See the light and cut energy costs
Posted by keelynet on May 29, 2009
Another great way to save on lighting costs.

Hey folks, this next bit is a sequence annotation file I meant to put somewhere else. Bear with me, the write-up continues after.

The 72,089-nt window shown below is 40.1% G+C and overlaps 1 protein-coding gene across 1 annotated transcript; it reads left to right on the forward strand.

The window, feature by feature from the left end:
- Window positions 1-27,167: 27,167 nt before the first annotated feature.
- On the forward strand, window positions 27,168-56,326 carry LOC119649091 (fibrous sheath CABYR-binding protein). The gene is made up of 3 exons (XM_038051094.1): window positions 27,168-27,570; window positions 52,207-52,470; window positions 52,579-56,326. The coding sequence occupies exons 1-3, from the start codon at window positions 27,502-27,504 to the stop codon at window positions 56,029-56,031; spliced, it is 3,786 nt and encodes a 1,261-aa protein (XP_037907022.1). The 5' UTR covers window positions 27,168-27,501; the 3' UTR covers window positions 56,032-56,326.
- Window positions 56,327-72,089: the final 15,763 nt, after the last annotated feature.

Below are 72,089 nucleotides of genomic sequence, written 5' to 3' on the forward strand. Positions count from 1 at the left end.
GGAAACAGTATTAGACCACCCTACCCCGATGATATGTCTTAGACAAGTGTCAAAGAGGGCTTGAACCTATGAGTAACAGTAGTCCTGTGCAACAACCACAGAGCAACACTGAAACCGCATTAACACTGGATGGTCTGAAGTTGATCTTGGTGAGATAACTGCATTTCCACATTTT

“Lighting is estimated to account for up to 25% of electricity bills in production facilities and a massive 60% in storage and warehousing. What’s more, rising electricity prices and an uncertain economy mean these figures are unlikely to decrease. This equates to a huge amount of money and energy. Efficiency boost – “For more than 10 years our premises were illuminated by metal halide lights, which we knew were probably inefficient,” he says. Each 800-watt halide lamp cost around £300 to run continually per year and emitted the CO2 equivalent of driving a family saloon car 14,000km. APS installed a total of 158 low-energy Eluma fittings across its Worcestershire facility. The lights use 80% less electricity than conventional bulbs via a T5 fluorescent fitting that has a maximum connected load of 230 watts – less than half that of traditional metal halide bulbs. This resulted in a 72% saving on lighting bills. “In a downturn, cost savings become crucial”, says Dockery. The fittings also feature a sensor system that controls light output when areas are occupied and decreases levels to compensate for incoming natural light. “We’ve been able to programme the fittings to vary the light output depending on their location, so those in production areas emit higher levels than others in storage bays,” says Dockery. A special reflector, which boasts a 95% reflectance level, means only 5% of light is lost when a surface absorbs rays. Bone says companies using low-energy bulbs will see a saving on lighting costs between 60% and 85% – a guaranteed low-risk investment with a high return, usually apparent within 12-36 months. Substantial savings – At flexible packaging manufacturer Amcor Flexibles, 175 energy-saving lights were phased in across production facilities and warehouses during 2008. Each fitting substituted two metal halide lamps but still increased overall light levels. “We now have the same levels at a lot lower cost,” says Amcor electrical engineer Steve Seward. “The new lamps are also cheaper to replace at £2-3 per unit compared to £20 per HID unit.” Seward initially estimated the payback period of the £47,000 project to be 18 months, but the recent energy price increases mean that will now be less than a year. He now calculates the annual energy saving to be £60,000, while the move has reduced the company’s carbon footprint by 236 tonnes a year.” – Source
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